Our dad took several trips when we were quite young, once returning with a crate of fruit and nuts from California, I can remember a few trips that I took with him. On one trip we attended boxing matches at Cape Girardeau or St. Louis. He also took me to the "Cat's Eye", a popular tavern/dancehall midway between home and the Bluff, a little south and west of the Hargrove Bridge. I often wondered where such a progressive name such as this came from in the mid thirties. It sounds like a name that the beatniks or the recent hippies would use. 

After Uncle Raymond Crane (mother's brother) moved from Texas in 1931, he became a bartender for Pop for a number of years. He was paid $2.00 a week with room and board for working about 82 hours a week. So slave labor wasn't reserved for the blacks only during the depression. Jobs were few and far between.. This gave Pop someone else that he could boss, a position that he dearly loved. He would have been a great Drill Sergeant. He now had a bar keeper, that he could relay on and trust to take care of the tavern, without being ripped-off.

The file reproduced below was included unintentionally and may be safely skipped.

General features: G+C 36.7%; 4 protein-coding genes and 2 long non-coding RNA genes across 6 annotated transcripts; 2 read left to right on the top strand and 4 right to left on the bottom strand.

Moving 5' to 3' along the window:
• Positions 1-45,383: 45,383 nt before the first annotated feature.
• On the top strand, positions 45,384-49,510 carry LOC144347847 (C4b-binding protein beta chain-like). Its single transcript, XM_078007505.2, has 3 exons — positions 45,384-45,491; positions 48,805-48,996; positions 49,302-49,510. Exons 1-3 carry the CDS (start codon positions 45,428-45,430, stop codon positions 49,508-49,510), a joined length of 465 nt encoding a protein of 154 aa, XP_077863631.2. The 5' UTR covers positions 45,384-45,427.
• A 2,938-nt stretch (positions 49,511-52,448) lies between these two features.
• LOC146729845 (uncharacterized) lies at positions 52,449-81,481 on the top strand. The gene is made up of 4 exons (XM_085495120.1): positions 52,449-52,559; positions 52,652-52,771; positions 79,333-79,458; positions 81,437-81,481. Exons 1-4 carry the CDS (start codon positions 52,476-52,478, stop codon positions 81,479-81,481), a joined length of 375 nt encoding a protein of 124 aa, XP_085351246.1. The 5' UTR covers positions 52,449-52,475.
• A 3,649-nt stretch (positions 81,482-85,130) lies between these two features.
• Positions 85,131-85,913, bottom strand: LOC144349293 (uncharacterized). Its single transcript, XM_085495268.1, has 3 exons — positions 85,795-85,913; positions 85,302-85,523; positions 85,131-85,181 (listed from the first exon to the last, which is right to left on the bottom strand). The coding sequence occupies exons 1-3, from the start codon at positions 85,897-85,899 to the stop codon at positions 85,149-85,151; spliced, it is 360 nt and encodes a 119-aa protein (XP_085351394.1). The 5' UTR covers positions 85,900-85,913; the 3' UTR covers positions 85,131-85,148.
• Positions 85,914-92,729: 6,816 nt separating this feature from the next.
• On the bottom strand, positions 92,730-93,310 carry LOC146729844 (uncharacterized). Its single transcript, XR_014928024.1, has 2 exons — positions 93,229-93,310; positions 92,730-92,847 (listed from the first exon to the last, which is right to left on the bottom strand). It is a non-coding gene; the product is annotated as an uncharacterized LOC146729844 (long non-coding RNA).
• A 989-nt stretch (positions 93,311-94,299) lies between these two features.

Uncle Raymond's bed was in the kitchen when he first moved in with us. This was prior to the bedroom, bath, garage and back porch being added. He awoke one morning with company in his bed not to his choosing. It was a snake that had entered through a mouse hole in the floor. Believe me, it didn't take him long to dispatch the snake and close the hole with a patch from a tobacco can and a few tacks. Uncle Raymond had a very sensitive stomach (sour stomach) since childhood and this didn't surprise any of us, when we saw how much pepper that he smothered his fried eggs with each morning. 

Shoot Out in Pop's Bar 

We were thankful Uncle Raymond, wasn't on duty at the time of the big shootout One of Pop's first part time bartender was shot and killed during the early years of operation. He was Melvin (Kneestob) Floyd, the son of the family that lived behind us. The gunman fired several rounds. One shot killed Melvin, one pierced the front door, Pop and the town constable. (this hole could be seen until the tavern was torched several years later)